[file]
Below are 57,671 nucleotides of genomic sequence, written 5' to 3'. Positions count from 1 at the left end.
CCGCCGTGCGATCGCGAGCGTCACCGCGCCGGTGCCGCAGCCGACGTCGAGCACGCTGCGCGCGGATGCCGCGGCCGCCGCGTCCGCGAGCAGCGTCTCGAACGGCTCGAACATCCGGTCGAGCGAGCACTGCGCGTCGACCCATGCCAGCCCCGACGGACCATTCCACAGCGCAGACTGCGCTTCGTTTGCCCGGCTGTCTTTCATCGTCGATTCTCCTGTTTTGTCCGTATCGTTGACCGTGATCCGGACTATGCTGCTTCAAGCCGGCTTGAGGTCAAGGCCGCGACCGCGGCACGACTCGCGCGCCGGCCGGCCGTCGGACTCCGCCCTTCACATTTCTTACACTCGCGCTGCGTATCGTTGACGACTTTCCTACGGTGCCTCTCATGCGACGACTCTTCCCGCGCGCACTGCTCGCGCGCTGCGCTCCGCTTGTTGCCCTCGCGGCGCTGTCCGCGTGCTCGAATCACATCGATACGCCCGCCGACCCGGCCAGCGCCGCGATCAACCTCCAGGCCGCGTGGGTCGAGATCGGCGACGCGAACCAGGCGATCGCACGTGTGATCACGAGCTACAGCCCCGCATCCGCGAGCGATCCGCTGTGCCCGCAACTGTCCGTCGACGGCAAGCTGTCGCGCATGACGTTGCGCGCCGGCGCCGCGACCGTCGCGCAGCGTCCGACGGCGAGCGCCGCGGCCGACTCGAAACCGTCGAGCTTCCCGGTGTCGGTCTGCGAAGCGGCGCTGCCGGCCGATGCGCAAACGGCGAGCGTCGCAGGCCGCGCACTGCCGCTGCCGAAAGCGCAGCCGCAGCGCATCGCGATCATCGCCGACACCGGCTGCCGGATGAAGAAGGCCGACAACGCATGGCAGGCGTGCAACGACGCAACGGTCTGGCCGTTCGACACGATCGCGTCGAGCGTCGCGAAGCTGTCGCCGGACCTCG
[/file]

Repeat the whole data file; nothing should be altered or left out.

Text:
Below are 57,671 nucleotides of genomic sequence, written 5' to 3'. Positions count from 1 at the left end.
CCGCCGTGCGATCGCGAGCGTCACCGCGCCGGTGCCGCAGCCGACGTCGAGCACGCTGCGCGCGGATGCCGCGGCCGCCGCGTCCGCGAGCAGCGTCTCGAACGGCTCGAACATCCGGTCGAGCGAGCACTGCGCGTCGACCCATGCCAGCCCCGACGGACCATTCCACAGCGCAGACTGCGCTTCGTTTGCCCGGCTGTCTTTCATCGTCGATTCTCCTGTTTTGTCCGTATCGTTGACCGTGATCCGGACTATGCTGCTTCAAGCCGGCTTGAGGTCAAGGCCGCGACCGCGGCACGACTCGCGCGCCGGCCGGCCGTCGGACTCCGCCCTTCACATTTCTTACACTCGCGCTGCGTATCGTTGACGACTTTCCTACGGTGCCTCTCATGCGACGACTCTTCCCGCGCGCACTGCTCGCGCGCTGCGCTCCGCTTGTTGCCCTCGCGGCGCTGTCCGCGTGCTCGAATCACATCGATACGCCCGCCGACCCGGCCAGCGCCGCGATCAACCTCCAGGCCGCGTGGGTCGAGATCGGCGACGCGAACCAGGCGATCGCACGTGTGATCACGAGCTACAGCCCCGCATCCGCGAGCGATCCGCTGTGCCCGCAACTGTCCGTCGACGGCAAGCTGTCGCGCATGACGTTGCGCGCCGGCGCCGCGACCGTCGCGCAGCGTCCGACGGCGAGCGCCGCGGCCGACTCGAAACCGTCGAGCTTCCCGGTGTCGGTCTGCGAAGCGGCGCTGCCGGCCGATGCGCAAACGGCGAGCGTCGCAGGCCGCGCACTGCCGCTGCCGAAAGCGCAGCCGCAGCGCATCGCGATCATCGCCGACACCGGCTGCCGGATGAAGAAGGCCGACAACGCATGGCAGGCGTGCAACGACGCAACGGTCTGGCCGTTCGACACGATCGCGTCGAGCGTCGCGAAGCTGTCGCCGGACCTCG